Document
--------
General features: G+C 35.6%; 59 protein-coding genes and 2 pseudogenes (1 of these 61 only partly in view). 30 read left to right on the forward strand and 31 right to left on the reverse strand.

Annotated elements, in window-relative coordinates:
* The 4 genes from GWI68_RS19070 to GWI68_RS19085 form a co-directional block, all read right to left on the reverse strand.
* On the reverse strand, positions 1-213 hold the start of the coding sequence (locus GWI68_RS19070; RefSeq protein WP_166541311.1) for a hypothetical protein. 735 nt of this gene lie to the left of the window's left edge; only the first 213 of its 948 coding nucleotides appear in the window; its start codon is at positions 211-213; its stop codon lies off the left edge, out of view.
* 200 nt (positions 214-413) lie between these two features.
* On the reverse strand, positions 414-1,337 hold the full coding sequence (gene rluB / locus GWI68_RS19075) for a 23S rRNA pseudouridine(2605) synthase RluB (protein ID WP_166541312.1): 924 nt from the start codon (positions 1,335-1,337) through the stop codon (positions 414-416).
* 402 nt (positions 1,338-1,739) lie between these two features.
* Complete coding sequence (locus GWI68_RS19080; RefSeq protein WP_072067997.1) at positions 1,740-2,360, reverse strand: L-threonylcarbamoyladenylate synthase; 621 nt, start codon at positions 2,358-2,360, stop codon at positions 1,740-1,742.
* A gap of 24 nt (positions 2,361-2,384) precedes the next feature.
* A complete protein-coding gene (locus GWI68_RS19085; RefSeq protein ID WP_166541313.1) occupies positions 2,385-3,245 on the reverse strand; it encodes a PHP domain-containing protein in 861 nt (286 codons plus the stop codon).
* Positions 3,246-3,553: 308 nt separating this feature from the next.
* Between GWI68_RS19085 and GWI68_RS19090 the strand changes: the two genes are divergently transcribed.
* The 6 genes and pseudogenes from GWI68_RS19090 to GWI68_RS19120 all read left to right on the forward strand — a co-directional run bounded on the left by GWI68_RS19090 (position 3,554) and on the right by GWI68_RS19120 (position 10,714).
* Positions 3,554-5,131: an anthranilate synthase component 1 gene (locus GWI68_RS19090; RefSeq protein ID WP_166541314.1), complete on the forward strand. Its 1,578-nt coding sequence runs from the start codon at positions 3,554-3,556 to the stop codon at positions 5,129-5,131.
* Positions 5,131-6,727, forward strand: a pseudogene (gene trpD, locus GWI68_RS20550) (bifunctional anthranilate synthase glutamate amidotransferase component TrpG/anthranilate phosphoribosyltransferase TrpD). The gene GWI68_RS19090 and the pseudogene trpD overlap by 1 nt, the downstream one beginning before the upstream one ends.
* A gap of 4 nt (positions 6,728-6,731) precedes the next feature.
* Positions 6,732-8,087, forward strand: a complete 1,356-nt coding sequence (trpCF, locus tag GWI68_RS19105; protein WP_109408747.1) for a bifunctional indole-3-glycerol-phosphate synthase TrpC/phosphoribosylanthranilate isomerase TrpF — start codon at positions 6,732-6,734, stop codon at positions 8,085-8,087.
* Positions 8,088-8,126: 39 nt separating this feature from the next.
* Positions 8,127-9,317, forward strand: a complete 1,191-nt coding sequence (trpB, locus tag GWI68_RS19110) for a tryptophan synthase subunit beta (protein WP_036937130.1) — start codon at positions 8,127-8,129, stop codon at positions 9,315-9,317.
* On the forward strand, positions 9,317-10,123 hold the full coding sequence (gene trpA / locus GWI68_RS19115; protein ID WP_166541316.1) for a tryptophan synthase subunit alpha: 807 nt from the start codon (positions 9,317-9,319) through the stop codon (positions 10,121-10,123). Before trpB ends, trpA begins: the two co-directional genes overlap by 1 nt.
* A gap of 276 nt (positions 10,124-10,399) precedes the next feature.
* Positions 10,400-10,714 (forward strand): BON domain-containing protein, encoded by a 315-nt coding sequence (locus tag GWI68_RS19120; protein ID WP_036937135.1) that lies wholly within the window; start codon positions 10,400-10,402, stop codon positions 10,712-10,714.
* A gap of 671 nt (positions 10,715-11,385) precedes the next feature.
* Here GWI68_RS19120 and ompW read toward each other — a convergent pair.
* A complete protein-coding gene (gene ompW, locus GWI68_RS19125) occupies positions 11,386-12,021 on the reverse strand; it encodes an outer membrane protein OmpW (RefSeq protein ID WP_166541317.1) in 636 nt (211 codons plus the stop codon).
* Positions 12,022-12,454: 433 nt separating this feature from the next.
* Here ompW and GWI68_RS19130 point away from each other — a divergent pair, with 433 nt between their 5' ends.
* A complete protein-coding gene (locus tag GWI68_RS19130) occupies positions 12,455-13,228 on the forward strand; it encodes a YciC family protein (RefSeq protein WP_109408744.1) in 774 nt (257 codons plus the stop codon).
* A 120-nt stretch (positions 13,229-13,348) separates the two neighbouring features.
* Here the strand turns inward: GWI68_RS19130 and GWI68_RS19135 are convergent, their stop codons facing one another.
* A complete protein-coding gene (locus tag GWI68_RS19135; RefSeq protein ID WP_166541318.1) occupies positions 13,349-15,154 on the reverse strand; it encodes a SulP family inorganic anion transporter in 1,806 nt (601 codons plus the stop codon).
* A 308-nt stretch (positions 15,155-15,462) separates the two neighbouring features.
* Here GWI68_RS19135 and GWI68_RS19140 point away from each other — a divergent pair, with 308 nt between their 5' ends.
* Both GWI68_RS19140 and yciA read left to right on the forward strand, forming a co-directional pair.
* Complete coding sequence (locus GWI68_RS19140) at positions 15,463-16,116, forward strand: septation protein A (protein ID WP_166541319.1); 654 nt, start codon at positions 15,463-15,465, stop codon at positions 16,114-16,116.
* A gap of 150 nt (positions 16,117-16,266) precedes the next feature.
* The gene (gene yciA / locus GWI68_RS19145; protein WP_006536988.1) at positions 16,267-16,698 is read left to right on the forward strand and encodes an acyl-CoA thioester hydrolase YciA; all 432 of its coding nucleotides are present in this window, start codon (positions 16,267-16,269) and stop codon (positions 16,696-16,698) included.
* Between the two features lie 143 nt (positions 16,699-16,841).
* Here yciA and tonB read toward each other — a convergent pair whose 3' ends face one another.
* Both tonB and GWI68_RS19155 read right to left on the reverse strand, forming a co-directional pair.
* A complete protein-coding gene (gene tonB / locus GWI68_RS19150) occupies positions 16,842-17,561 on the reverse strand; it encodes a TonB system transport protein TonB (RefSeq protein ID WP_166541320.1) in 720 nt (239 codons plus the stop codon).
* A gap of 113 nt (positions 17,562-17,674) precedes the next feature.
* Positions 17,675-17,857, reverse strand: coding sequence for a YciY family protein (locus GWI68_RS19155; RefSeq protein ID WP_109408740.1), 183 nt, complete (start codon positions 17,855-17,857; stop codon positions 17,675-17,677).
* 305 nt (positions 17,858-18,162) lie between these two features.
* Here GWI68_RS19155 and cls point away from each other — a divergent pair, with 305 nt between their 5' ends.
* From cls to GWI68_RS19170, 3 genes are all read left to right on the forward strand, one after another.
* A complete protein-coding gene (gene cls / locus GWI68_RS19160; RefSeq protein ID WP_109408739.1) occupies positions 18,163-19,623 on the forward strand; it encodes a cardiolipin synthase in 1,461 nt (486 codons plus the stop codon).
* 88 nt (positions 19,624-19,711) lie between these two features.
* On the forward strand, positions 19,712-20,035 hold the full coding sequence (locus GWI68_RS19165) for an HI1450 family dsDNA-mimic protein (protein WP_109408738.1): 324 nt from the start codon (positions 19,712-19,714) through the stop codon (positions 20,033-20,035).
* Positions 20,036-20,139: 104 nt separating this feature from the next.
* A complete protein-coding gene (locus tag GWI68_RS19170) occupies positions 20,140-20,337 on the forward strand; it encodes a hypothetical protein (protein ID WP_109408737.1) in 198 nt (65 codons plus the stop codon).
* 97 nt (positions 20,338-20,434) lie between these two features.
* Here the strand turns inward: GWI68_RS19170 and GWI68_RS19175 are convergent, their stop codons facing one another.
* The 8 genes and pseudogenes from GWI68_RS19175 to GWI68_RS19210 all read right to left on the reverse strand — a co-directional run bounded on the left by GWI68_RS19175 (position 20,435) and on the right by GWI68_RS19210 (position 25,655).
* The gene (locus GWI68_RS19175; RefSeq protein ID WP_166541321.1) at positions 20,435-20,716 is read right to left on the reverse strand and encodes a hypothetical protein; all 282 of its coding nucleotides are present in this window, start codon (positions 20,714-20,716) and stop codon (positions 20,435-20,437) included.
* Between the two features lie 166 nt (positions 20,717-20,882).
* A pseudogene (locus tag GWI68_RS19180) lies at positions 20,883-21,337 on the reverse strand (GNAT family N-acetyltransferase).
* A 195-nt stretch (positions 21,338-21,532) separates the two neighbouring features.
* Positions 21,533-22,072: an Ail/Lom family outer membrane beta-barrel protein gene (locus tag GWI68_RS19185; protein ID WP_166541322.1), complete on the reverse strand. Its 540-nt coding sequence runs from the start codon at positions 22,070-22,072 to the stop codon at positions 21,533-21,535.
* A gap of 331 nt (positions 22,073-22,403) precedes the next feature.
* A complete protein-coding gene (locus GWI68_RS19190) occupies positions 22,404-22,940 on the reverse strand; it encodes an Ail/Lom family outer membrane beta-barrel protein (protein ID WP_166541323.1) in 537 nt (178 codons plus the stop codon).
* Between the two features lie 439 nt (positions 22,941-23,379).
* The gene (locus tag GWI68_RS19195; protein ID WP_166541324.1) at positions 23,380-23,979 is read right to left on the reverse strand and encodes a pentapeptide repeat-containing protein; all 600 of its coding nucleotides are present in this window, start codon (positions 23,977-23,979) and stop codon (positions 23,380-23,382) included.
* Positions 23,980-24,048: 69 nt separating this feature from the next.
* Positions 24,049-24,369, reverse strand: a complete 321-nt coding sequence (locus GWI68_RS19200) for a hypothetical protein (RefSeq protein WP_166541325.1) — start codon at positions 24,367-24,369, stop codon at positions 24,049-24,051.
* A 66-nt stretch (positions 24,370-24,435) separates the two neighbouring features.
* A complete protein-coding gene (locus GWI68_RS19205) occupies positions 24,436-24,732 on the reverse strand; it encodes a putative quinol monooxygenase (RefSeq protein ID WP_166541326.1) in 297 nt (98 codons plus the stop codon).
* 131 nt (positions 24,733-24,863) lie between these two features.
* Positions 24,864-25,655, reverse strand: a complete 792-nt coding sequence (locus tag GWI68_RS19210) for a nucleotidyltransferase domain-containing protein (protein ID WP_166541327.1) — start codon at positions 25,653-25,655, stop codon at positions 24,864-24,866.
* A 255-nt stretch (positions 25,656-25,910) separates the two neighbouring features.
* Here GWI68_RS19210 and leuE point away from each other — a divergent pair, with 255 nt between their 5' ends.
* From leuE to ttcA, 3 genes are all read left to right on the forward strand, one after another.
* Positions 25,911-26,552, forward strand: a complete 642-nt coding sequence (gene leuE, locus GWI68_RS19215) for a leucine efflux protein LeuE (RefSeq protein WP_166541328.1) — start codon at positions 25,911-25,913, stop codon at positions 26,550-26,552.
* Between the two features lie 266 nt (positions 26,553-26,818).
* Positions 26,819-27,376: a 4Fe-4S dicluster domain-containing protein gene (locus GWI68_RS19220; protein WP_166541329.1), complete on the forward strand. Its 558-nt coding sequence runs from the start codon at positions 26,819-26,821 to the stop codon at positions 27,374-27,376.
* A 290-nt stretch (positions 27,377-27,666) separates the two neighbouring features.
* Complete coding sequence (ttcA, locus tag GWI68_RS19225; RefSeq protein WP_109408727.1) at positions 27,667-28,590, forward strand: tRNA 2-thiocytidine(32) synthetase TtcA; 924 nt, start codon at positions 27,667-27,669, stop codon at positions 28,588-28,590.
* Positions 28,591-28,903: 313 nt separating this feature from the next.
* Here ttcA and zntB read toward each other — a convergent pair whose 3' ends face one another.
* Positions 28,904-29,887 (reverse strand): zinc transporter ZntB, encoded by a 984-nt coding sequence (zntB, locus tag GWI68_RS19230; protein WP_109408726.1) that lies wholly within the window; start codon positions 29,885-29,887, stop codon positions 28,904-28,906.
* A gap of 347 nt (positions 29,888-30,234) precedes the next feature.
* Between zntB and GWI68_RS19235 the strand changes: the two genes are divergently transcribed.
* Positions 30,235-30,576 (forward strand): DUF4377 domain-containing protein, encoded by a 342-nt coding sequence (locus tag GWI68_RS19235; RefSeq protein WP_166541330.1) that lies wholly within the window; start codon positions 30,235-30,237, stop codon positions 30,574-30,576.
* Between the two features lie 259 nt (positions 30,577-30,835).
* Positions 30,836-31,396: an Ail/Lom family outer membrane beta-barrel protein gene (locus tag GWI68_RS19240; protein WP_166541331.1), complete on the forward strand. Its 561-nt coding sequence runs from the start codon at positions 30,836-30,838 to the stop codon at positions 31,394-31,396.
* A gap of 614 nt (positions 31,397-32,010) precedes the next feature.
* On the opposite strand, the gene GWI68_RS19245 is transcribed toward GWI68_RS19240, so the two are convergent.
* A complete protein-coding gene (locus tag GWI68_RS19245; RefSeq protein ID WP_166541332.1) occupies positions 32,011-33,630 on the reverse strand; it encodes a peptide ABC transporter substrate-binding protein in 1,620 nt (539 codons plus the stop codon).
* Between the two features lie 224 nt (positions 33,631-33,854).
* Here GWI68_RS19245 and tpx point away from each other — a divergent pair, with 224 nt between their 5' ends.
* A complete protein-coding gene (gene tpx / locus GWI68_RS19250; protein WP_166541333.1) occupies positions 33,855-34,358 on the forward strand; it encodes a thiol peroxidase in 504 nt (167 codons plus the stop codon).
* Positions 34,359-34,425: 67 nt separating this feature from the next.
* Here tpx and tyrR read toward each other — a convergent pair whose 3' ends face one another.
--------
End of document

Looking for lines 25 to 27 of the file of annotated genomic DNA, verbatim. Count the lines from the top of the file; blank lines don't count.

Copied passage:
* A complete protein-coding gene (gene ompW, locus GWI68_RS19125) occupies positions 11,386-12,021 on the reverse strand; it encodes an outer membrane protein OmpW (RefSeq protein ID WP_166541317.1) in 636 nt (211 codons plus the stop codon).
* Positions 12,022-12,454: 433 nt separating this feature from the next.
* Here ompW and GWI68_RS19130 point away from each other — a divergent pair, with 433 nt between their 5' ends.